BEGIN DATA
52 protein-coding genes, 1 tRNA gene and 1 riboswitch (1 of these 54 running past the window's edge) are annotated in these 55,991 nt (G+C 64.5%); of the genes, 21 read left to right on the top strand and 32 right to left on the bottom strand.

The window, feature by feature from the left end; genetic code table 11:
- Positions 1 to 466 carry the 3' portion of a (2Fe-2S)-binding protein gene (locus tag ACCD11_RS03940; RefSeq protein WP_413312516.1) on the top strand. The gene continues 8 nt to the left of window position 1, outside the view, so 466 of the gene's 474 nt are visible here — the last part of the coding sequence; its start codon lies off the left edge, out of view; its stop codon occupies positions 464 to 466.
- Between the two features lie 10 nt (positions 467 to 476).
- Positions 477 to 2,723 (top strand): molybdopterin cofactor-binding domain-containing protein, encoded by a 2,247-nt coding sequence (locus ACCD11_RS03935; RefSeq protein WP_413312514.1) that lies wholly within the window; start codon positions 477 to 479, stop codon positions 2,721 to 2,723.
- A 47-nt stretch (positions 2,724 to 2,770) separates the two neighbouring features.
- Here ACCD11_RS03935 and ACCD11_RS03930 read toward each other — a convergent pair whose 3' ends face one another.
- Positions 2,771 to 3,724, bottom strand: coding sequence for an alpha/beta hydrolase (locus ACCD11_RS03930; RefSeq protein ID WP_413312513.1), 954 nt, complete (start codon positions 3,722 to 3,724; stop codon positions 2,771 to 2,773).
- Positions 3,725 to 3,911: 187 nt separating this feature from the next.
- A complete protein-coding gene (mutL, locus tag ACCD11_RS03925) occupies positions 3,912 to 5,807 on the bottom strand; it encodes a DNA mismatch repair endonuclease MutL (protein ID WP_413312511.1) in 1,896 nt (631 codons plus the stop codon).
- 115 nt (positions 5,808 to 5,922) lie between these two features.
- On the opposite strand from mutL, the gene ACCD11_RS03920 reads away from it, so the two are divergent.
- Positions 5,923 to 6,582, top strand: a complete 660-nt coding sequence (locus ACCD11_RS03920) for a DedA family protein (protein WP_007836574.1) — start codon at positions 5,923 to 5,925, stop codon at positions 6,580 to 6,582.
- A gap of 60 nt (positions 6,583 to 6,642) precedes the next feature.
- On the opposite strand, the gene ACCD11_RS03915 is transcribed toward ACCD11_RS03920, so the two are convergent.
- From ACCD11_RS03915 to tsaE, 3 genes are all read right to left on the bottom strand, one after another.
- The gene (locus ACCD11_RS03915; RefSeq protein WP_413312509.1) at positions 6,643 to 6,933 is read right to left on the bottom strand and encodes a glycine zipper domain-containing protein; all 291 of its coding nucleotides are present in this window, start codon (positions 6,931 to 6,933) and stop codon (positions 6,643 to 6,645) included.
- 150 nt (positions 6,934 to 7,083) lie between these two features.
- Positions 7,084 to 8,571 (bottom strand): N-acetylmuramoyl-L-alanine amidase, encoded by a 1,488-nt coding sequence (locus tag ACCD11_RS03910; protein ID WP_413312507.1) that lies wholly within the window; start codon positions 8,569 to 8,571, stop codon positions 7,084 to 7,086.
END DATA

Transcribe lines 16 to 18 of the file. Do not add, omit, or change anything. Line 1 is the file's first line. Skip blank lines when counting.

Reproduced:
- From ACCD11_RS03915 to tsaE, 3 genes are all read right to left on the bottom strand, one after another.
- The gene (locus ACCD11_RS03915; RefSeq protein WP_413312509.1) at positions 6,643 to 6,933 is read right to left on the bottom strand and encodes a glycine zipper domain-containing protein; all 291 of its coding nucleotides are present in this window, start codon (positions 6,931 to 6,933) and stop codon (positions 6,643 to 6,645) included.
- 150 nt (positions 6,934 to 7,083) lie between these two features.